"Jim Campbell: New Work." With a new series of images mounted on light boxes, Campbell infuses static imagery with the energy and dynamism of his kinetic light sculptures. Using a software program that he himself engineered, he overlays multiple photographs of the scene outside New York's 2004 Republican convention with a high-resolution technique that allows us to read several splintered layers at once. The result is a crisp kaleidoscope of incensed faces, slogan-scrawled posterboards, skyscrapers, and barricades that effectively conveys the chaotic energy and sensory overload of the protests. Also on view is a group of translucent photographic panels in which shadowy figures move through mundane street scenes and mount the steps of the New York Public Library. A grid of programmed LED light pixels behind the screens casts these vague forms, lending the images an air of dark foreboding. Through March 5 at the Hosfelt Gallery, 430 Clementina (at Fifth Street), S.F. Admission is free; call 495-5454 or visit www.hosfeltgallery.com. (Adrienne Gagnon) Reviewed Feb. 23.
"The Kingdom of Siam: The Art of Central Thailand 1350-1800." Religion's so controversial in San Francisco that spats periodically erupt over the nondescript cross atop Mount Davidson. So it may be challenging for us locals to understand the thrall that Buddhism has held over Thailand's visual arts. In a country of bright flowers and green mountains and sapphire water, what have the people painted and sculpted repeatedly? The Buddha, in bronze and sandstone, in murals and jewelry and temple objects, always smiling the gentle smile that denotes his inner peace and often capped with the unicorn horn-like "Thai flame" that symbolizes his spiritual energy. Yes, you'll see Buddhas aplenty in this groundbreaking new exhibit organized by the Asian Art Museum, but the charms of the 87 objects on display don't end there. The exhibition focuses on the classical arts of the kingdom of Ayutthaya, a great artistic center for more than 400 years until its artifacts were demolished by a 1767 Burmese invasion. But some amazing fragments live on in "The Kingdom of Siam," most of them culled from Buddhist temples -- richly carved figures of gods and goddesses, temple doors inlaid with elaborate mother-of-pearl designs. There are some secular trinkets, too, particularly magnificent brocade textiles shot through with gold. Through May 8 at the Asian Art Museum, 200 Larkin (at McAllister), S.F. Admission is free-$10; call 581-3500 or visit www.asianart.org. (Joyce Slaton) Reviewed Feb. 16.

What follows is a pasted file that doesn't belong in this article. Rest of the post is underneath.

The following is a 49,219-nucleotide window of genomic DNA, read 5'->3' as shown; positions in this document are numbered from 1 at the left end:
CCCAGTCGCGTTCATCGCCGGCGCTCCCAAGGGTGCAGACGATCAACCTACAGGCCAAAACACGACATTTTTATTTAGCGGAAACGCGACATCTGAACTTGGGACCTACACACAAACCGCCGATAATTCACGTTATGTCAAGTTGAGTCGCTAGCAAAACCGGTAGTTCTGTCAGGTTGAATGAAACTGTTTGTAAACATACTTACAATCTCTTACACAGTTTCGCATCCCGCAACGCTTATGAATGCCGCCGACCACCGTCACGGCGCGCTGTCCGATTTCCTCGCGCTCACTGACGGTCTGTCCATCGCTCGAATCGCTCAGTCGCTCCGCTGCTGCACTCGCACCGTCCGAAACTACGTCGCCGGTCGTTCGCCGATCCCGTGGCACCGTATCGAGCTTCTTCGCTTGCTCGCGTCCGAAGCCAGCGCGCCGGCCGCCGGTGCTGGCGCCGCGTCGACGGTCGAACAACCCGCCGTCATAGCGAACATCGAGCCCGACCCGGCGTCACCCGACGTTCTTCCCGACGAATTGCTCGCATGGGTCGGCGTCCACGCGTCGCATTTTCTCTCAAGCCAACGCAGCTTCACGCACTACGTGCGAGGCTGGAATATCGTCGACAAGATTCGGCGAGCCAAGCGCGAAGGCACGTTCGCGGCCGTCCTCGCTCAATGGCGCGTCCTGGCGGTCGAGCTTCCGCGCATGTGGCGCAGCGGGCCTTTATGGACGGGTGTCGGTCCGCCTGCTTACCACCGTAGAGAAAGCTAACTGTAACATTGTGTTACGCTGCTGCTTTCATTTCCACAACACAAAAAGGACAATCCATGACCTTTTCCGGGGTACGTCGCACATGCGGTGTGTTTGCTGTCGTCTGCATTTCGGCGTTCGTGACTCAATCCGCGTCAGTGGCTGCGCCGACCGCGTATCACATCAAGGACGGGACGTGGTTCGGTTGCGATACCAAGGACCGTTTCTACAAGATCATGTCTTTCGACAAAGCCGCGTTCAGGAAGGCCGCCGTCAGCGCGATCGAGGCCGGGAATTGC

"Photo." This stylish SOMA gallery (which also features a full wine, beer, and sake bar) has assembled an admirable group show of contemporary photography. Standouts include Chris Anthony's staged photographs criticizing America's hawkish foreign policy: One powerful image mimics the horrific Abu Ghraib snapshots, with a bare-chested Arab suspended in midair -- knocked back, apparently, by the force of a soldier's castigating pointed finger -- against the backdrop of a distressed U.S. flag. Stephanie Morgan's grid of 32 photos of women looking up, mouths agape, as though waiting for the sky to fall, is cleverly printed on slabs of concrete. And blind photographer Pete Eckhert contributes a group of high-contrast prints that explores nonvisual means of perception. Taken with an infrared camera that senses the heat emitted by people and objects, these striking photos shun facades to draw forms and volumes from within. Through March 5 at Varnish Fine Art, 77 Natoma (at Second Street), S.F. Admission is free; call 222-6131 or visit www.varnishfineart.com. (Adrienne Gagnon) Reviewed Feb. 23.